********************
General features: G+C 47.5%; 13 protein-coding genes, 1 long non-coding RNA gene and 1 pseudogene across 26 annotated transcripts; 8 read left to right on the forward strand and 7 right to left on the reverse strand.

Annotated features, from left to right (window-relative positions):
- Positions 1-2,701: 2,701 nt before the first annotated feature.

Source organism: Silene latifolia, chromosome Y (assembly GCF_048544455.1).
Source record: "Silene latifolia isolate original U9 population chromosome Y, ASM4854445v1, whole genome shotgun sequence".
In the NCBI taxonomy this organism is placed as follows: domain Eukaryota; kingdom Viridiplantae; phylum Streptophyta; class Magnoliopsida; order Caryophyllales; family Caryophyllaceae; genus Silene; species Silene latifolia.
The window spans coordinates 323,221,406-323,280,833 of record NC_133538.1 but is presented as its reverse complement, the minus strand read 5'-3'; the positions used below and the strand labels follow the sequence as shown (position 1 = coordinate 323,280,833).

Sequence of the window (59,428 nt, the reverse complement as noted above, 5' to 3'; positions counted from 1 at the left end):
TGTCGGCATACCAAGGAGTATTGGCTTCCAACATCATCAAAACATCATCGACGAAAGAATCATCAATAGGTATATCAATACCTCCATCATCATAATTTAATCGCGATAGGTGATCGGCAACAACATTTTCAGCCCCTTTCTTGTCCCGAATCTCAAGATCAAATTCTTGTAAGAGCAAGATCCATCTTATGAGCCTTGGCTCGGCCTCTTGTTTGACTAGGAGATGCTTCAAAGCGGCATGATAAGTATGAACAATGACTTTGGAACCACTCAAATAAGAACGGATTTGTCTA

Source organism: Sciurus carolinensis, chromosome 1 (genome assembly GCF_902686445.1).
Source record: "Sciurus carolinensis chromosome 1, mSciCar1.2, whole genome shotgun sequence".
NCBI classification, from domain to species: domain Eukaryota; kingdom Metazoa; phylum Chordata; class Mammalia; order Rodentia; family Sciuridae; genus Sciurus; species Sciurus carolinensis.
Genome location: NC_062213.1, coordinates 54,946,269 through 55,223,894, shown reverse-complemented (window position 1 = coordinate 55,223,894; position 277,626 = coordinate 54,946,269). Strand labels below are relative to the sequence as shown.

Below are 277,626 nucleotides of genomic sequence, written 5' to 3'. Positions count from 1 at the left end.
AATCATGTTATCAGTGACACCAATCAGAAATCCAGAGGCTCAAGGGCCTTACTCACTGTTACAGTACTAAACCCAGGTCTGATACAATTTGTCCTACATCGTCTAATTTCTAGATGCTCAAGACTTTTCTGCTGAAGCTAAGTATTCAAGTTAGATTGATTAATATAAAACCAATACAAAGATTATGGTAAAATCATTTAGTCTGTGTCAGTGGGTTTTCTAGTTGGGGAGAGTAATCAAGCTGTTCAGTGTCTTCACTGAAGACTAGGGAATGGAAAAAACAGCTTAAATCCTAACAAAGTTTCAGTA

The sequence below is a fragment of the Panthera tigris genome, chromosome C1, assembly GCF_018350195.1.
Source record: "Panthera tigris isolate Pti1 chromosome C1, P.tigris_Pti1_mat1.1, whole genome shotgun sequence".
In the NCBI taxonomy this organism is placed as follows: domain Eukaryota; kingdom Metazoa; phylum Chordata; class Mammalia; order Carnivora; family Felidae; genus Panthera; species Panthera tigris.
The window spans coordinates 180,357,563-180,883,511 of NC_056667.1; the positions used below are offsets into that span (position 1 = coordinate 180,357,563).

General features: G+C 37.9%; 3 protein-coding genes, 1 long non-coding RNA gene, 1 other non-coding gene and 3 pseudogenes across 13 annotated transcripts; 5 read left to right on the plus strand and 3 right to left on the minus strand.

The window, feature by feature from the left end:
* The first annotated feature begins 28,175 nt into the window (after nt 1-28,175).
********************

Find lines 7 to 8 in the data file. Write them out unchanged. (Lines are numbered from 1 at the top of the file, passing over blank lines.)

The window spans coordinates 323,221,406-323,280,833 of record NC_133538.1 but is presented as its reverse complement, the minus strand read 5'-3'; the positions used below and the strand labels follow the sequence as shown (position 1 = coordinate 323,280,833).

Sequence of the window (59,428 nt, the reverse complement as noted above, 5' to 3'; positions counted from 1 at the left end):